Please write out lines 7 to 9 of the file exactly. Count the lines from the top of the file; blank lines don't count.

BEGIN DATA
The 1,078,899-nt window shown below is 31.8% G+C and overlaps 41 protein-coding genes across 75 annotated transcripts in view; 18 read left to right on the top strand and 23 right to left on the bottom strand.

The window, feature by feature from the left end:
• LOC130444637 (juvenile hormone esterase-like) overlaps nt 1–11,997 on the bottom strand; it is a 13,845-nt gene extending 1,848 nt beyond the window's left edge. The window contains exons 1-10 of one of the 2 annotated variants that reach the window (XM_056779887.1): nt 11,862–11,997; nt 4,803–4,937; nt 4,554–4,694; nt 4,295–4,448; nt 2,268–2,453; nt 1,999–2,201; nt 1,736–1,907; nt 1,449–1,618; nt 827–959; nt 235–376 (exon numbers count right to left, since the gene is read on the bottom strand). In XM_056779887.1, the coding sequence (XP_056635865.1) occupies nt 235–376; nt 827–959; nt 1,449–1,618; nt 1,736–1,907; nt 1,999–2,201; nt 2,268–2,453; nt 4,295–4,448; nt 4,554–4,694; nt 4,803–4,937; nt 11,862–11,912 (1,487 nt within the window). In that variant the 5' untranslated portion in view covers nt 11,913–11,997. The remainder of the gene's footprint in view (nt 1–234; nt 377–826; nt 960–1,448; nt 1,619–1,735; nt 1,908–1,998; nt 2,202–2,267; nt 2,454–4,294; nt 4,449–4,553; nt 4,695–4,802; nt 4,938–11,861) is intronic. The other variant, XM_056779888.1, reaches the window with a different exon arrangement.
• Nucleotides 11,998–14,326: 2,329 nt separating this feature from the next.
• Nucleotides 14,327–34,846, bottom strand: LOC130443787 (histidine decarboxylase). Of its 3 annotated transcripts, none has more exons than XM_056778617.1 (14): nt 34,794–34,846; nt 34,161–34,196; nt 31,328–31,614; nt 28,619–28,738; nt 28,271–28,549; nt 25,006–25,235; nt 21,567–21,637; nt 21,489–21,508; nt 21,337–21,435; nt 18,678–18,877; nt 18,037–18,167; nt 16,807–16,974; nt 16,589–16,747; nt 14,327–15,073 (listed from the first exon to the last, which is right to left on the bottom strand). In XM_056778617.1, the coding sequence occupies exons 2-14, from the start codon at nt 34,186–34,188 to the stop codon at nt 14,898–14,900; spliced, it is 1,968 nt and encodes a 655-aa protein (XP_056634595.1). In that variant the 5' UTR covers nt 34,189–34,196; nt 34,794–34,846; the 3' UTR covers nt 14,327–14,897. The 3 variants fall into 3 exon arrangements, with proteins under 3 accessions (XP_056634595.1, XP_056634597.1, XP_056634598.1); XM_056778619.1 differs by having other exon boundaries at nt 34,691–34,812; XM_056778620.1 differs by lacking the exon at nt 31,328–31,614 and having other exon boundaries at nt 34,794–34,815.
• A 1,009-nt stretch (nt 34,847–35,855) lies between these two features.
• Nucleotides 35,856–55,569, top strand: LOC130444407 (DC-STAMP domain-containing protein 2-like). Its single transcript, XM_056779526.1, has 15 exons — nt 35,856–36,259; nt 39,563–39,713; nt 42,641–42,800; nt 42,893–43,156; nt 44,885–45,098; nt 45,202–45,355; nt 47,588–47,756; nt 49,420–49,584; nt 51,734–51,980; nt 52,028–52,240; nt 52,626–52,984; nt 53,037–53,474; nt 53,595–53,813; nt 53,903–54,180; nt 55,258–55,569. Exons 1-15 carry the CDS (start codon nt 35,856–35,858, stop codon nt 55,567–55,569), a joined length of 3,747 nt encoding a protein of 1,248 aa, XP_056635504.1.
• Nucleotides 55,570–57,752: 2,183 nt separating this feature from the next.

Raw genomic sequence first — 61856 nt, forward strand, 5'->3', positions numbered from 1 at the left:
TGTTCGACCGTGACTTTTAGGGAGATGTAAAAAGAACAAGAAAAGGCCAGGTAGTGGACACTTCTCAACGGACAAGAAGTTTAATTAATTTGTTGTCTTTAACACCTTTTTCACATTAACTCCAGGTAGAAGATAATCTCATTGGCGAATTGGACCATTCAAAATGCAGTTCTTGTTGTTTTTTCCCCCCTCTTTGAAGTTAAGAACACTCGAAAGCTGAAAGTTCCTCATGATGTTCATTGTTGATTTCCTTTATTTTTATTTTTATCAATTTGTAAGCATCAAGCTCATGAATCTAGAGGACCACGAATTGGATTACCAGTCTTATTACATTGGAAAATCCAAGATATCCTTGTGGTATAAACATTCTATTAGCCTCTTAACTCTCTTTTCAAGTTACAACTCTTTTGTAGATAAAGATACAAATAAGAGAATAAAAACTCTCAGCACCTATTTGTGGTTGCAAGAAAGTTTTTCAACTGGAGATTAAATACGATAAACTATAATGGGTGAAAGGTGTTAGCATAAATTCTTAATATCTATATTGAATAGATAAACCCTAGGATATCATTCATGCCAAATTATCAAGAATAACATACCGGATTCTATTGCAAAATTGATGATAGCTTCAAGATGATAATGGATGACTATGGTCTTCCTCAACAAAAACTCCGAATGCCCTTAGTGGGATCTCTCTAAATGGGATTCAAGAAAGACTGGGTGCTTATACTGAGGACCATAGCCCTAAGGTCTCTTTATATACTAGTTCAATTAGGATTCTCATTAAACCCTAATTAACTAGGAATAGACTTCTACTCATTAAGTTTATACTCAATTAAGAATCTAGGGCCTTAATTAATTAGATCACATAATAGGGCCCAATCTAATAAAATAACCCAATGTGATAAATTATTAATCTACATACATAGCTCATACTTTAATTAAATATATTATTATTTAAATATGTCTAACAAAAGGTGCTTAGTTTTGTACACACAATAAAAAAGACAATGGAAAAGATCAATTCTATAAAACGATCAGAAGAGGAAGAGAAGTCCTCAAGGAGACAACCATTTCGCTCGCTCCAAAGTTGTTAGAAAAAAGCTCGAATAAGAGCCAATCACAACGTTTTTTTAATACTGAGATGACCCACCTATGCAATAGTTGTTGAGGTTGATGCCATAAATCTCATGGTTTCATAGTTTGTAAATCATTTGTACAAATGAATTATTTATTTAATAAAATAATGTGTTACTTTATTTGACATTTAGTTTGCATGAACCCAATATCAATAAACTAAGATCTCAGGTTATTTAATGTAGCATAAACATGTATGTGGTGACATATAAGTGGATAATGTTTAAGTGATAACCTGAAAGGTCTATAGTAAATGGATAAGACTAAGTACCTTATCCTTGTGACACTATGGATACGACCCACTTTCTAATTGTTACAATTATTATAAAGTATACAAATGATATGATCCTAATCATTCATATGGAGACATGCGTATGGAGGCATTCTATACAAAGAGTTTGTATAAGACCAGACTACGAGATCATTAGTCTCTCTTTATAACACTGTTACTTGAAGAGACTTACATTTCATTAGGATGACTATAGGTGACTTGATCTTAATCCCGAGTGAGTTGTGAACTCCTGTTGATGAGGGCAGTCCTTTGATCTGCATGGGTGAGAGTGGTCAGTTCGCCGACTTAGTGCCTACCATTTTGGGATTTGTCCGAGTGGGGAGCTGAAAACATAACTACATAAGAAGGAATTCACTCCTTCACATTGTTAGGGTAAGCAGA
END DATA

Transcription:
• Nucleotides 35,856–55,569, top strand: LOC130444407 (DC-STAMP domain-containing protein 2-like). Its single transcript, XM_056779526.1, has 15 exons — nt 35,856–36,259; nt 39,563–39,713; nt 42,641–42,800; nt 42,893–43,156; nt 44,885–45,098; nt 45,202–45,355; nt 47,588–47,756; nt 49,420–49,584; nt 51,734–51,980; nt 52,028–52,240; nt 52,626–52,984; nt 53,037–53,474; nt 53,595–53,813; nt 53,903–54,180; nt 55,258–55,569. Exons 1-15 carry the CDS (start codon nt 35,856–35,858, stop codon nt 55,567–55,569), a joined length of 3,747 nt encoding a protein of 1,248 aa, XP_056635504.1.
• Nucleotides 55,570–57,752: 2,183 nt separating this feature from the next.

Raw genomic sequence first — 61856 nt, forward strand, 5'->3', positions numbered from 1 at the left: